Utah Couple Fined $3,500 by Online Merchant KlearGear Retains Lawyer, Turns Tables

"There's no excuse for what KlearGear did," Michelman said. "We want to prevent consumers from being taken advantage of with regard to their credit."

The harm imposed on the Palmers wasn't just theoretical, Michelman points out in the letter, detailing the numerous times the denial of credit affected their lives. In addition to the inability to obtain financing for a new furnace, the Palmers experienced a delay of a car loan, denial of a credit card, and the inability to sell their home and purchase a new one. The Palmers also say the negative credit report has deterred them from seeking to refinance their home or secure a home equity loan for roof and window repairs.

"Obviously we would like this resolved sooner than later," Jen Palmer said. "It has gone on long enough. It never should have happened in the first place. I don't want to conjecture their thought process. We want this resolved as quickly and peacefully as possible."

Michelman said it's not the first time he has seen a business try to muzzle its critics through the use of non-disparagement clauses or legal devices to stop customers from writing negative reviews. One method he has seen is a company assigning over to itself copyright of a customer review. Earlier this year, Public Citizen represented a customer in Greenville, S.C., who was sued by an eBay seller after she gave the seller a low-star rating.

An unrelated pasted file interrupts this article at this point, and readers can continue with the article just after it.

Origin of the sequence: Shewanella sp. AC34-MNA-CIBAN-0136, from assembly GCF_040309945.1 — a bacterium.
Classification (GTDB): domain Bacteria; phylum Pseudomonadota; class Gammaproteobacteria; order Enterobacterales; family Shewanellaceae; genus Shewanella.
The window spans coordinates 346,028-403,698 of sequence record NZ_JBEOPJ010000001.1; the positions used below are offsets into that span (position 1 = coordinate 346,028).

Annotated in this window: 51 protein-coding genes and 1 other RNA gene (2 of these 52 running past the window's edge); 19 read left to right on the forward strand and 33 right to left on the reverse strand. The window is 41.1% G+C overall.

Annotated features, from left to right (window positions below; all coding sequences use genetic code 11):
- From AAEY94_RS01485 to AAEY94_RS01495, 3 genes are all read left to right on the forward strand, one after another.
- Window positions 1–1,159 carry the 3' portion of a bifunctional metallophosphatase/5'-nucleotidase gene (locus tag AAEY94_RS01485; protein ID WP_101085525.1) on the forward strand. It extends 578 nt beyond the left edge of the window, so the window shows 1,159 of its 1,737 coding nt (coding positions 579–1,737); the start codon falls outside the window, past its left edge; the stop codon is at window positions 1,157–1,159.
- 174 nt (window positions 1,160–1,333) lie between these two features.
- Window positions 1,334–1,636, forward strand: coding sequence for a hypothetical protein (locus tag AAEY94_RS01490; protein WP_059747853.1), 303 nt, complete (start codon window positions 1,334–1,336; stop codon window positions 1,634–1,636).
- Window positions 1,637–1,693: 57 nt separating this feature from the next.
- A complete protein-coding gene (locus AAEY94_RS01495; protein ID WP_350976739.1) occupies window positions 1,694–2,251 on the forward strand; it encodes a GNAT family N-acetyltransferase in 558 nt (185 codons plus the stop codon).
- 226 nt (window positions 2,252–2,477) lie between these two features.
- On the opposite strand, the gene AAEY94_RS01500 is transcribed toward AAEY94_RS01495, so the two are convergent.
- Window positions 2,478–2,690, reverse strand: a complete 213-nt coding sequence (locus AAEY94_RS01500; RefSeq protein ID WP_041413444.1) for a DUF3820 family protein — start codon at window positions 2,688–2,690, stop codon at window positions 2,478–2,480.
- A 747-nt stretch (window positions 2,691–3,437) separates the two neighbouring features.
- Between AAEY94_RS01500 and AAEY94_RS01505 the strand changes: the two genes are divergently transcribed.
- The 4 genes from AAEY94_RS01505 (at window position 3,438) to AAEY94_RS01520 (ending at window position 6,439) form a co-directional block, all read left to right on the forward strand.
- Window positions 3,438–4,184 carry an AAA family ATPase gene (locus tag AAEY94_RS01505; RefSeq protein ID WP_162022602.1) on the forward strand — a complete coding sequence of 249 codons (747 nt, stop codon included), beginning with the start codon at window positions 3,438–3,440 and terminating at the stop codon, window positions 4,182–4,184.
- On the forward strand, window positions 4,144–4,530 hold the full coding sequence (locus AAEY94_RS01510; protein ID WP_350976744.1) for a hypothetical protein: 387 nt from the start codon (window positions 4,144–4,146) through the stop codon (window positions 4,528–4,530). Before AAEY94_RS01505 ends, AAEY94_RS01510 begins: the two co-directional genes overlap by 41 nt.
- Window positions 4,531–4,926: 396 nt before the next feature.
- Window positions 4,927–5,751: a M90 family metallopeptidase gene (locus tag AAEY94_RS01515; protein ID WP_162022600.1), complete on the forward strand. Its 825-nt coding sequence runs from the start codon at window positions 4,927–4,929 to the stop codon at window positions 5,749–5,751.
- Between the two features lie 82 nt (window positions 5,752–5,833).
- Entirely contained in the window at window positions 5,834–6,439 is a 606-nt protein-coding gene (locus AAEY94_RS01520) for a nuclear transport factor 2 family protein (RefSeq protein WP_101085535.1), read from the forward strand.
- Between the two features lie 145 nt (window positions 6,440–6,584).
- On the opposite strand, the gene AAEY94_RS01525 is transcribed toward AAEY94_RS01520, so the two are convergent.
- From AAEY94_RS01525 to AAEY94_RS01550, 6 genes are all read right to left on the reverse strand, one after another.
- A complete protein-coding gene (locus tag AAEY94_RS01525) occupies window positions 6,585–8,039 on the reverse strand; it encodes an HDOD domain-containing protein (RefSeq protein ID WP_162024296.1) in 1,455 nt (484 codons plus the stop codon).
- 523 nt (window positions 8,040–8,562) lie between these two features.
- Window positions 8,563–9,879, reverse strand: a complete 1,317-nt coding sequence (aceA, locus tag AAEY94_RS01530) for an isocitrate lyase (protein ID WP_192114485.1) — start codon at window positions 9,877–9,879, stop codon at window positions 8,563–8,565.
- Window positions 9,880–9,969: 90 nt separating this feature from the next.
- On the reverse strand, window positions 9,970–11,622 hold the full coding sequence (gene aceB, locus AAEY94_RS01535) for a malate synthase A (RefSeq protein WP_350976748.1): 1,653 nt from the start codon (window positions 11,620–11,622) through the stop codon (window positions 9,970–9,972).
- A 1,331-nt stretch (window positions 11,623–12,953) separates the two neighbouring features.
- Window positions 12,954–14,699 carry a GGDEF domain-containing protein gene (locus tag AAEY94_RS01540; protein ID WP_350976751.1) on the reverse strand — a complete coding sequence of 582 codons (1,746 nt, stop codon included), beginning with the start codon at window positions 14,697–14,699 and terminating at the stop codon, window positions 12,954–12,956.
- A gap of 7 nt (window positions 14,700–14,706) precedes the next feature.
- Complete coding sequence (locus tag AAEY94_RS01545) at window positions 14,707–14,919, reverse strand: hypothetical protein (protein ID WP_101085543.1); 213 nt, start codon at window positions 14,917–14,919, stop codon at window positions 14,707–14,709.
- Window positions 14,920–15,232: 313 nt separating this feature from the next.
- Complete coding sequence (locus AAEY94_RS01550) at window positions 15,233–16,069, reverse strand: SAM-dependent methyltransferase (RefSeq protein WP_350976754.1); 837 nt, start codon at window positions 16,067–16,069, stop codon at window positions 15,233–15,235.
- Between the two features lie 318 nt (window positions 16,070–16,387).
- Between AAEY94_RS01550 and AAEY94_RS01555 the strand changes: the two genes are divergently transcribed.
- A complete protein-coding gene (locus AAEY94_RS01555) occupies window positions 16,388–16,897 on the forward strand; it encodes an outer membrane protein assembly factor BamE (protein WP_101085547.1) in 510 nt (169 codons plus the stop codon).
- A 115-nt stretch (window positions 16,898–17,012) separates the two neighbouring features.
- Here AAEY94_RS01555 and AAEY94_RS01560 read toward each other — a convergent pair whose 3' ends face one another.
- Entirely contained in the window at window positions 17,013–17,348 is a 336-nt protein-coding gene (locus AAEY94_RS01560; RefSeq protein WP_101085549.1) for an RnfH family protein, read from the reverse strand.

Read More: Lawsuit Dispute Over Negative EBay Review

Michelman said these companies' terms are so "unconscionable" that a court will likely not enforce them, which often happens when a term is imposed on a party that has no choice but to agree to it.

"So these contracts are 'take it or leave it.' They are not negotiated between parties of equal bargaining power," he said. "A consumer going to a website to buy a product may not see or read through the terms of service by clicking 'I agree.'"

Michelman also said that the "non-disparagement" clause was not even on the website when John Palmer placed his order in 2008.

"That's another reason KlearGear's conduct in this situation is unsupported and incredibly unfair to the Palmers," Michelman said.

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